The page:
Recurring revenue might be the most important metric you can track in your business. With over half of all B2B e-commerce sales coming from recurring sales, more companies starting today opting to follow this non-traditional model, it’s easy to see why this trend is taking over.
Not only does recurring revenue lead to higher predictability of income in your business, but it also allows you to scale more efficiently with compounding total revenue, as well as increasing the total lifetime value (LTV) of your customers - meaning more profit at the end of the day overall.
If you’ve been curious about trying out a recurring model in your business, you’re going to love today’s post. We’re going to cover the “ins-and-outs” of everything recurring revenue below - from the terms used in the industry, to the reasons you should consider adopting a subscription-based model.
A recurring revenue model is simply a sales model for your business that emphasizes a recurring pricing structure, as opposed to a one-time cost. If you think about all of the products and services you use today, chances are that you take part in quite a few recurring revenue streams.
Some great examples of this would be your monthly internet/cable bill, your subscription to streaming services like Netflix, or even your Gmail for Business account. All of these companies have found great success charging a small amount each month to a large group of people.
This model has proven to be one of the most effective ways to grow and scale your business while allowing you to continually reinvest new funds into improving your product, services, marketing, and customer support.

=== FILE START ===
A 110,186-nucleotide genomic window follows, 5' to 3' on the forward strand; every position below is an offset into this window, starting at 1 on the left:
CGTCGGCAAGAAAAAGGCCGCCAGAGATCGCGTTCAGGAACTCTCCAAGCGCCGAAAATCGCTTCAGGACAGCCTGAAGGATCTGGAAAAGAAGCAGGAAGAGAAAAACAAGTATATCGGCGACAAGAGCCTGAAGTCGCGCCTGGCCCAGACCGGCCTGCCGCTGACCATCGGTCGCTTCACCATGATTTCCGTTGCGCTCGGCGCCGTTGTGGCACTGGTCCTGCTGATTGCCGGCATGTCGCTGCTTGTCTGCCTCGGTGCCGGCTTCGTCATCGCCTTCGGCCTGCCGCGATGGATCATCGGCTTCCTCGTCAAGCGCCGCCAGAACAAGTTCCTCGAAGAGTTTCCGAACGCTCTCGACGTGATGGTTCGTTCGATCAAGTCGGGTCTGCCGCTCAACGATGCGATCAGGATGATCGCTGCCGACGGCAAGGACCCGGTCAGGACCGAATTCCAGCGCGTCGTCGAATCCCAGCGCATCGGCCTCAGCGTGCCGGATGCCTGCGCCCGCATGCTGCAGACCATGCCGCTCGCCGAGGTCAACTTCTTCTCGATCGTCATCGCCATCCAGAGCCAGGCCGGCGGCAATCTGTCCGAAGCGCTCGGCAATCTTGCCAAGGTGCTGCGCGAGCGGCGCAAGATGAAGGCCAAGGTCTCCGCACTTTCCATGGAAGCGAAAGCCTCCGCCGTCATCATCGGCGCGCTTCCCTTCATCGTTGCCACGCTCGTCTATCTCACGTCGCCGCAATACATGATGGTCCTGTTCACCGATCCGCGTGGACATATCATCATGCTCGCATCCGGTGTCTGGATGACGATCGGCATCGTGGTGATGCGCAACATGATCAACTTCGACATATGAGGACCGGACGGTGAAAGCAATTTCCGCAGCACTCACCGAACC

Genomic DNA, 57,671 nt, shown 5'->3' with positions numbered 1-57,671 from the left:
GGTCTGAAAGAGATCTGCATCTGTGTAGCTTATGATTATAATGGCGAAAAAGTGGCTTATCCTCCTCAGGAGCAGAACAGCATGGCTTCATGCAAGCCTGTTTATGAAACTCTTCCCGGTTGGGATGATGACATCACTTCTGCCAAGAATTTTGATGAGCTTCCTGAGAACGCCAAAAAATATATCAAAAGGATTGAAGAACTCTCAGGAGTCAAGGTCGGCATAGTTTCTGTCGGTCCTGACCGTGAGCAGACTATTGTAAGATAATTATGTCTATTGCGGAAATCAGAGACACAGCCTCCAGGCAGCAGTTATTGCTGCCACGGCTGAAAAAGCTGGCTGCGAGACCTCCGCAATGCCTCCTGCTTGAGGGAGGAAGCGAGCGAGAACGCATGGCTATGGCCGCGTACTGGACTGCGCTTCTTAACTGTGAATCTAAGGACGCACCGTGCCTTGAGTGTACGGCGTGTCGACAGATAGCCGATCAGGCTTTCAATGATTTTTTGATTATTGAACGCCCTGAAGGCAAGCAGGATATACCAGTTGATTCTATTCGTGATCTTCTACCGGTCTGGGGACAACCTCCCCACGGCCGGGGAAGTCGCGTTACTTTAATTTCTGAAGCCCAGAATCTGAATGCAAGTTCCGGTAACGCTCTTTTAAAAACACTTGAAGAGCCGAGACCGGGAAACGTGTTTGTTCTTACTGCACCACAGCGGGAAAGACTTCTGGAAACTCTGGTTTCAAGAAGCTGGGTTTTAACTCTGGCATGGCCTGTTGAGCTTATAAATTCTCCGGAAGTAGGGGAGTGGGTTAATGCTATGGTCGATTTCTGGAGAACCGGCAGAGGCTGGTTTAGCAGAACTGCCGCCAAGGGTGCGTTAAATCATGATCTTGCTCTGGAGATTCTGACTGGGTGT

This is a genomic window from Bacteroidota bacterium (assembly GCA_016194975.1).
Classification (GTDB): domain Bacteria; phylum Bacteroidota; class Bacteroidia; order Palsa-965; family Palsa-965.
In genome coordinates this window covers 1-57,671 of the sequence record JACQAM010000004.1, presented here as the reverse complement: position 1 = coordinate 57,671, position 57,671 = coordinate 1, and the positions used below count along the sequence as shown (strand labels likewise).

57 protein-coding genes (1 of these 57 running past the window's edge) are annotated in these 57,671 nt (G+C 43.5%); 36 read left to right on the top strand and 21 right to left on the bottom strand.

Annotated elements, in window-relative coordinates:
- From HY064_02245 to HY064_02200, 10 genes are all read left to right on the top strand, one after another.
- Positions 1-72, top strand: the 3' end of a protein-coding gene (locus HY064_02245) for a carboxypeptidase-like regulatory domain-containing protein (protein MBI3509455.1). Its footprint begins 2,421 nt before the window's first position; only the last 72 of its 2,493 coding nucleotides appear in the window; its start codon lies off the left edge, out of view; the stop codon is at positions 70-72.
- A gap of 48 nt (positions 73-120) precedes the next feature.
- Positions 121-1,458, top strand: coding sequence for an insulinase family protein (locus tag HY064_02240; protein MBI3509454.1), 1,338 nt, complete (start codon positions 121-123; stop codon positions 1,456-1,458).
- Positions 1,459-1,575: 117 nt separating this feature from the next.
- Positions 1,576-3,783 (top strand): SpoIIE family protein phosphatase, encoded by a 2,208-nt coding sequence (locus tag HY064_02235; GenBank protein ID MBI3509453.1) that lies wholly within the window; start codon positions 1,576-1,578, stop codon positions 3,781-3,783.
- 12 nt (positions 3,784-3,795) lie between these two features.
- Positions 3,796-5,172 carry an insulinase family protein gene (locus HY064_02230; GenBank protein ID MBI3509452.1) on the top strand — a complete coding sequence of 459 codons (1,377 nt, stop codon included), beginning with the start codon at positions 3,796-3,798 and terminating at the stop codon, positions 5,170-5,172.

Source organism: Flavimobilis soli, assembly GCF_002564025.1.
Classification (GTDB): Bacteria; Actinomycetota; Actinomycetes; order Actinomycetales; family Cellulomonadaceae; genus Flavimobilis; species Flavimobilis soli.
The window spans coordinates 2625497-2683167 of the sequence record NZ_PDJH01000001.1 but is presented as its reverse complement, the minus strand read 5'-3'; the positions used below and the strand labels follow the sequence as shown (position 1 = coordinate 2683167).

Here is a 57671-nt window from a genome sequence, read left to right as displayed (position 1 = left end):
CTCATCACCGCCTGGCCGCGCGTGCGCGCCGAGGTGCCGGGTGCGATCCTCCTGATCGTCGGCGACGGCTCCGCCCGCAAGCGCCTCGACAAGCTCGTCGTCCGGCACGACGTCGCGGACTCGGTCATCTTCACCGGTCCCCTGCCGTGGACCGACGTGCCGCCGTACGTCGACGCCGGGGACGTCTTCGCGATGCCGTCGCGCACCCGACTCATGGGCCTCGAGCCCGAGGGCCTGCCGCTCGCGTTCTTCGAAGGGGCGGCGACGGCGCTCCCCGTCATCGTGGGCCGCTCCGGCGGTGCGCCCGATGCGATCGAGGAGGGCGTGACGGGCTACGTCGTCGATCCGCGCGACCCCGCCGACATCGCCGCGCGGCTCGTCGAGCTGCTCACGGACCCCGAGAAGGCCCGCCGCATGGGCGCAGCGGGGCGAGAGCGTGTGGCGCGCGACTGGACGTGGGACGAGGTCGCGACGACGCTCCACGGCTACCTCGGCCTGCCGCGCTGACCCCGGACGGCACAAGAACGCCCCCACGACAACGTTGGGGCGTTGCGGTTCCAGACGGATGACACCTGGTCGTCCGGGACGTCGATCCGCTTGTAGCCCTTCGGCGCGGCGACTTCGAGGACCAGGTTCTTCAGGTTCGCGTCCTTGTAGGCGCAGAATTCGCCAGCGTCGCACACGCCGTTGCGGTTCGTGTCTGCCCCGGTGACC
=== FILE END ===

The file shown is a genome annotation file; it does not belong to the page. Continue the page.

Related Reading: How To Sell Digital Products On Your Website (For Free!)
Monthly Recurring revenue is the most important metric you can track in a subscription-based business. This metric will show us very plainly how our business performed any given month. Once you have this metric calculated, you can identify other helpful insights and metrics that we’re going to cover down below.
We can calculate monthly recurring revenue with this simple formula:
When you first start learning about recurring revenue models, it may feel like there is a lot of jargon floating around. I thought it would be helpful to first take a look at these terms and understand exactly what they mean, and their importance to the MRR model. Below are some of the most popular terms you’ll see when discussing recurring revenue tactics and metrics for your business.
If math and manual calculations stress you out, don't worry! Companies like Baremetrics and ChartMogul automatically calulate these stats for you. If you'd like to explore some real MRR data, checkout Baremetric's Open Startups project where you can sneak a peek at real company revenue data.
MRR stands for monthly recurring revenue and is calculated by multiplying the total amount of customers by the price of the monthly membership. This can be applied to different plans and prices but will end up with your total expected monthly revenue.
ARR stands for annual recurring revenue and is essentially your MRR multiplied by 12 months. This number will fluctuate based on the revenue generated in previous months but is a common statistic tracked for year over year (YOY) growth.
Churn is the total amount of revenue your business loses each month. Churn can be viewed in units (ie. number of customers lost) but is more commonly thought of as a percentage of MRR.
For example, if you have 100 paying customers and 10 of them quit this month, you have a 10% churn rate. Churn is the antithesis of MRR and should be monitored closely. Usually, recurring revenue-based businesses will consistently focus on lowering churn while growing sales. Any churn rate of about 15%+ can be detrimental to a business.
LTV stands for the lifetime value of the average customer. This statistic is calculated by determining the average months the user will stay on with your company. For example, if you sell a $100/mth product and your average customer stays on for 10 months, your LTV for your business will be $1000/customer.
This metric is so important because it can be used to determine the amount of money you’re willing to spend to acquire one customer. If you know that on average you make $1000/customer, it’s much easier to rationalize paying up to $700 or more to acquire one.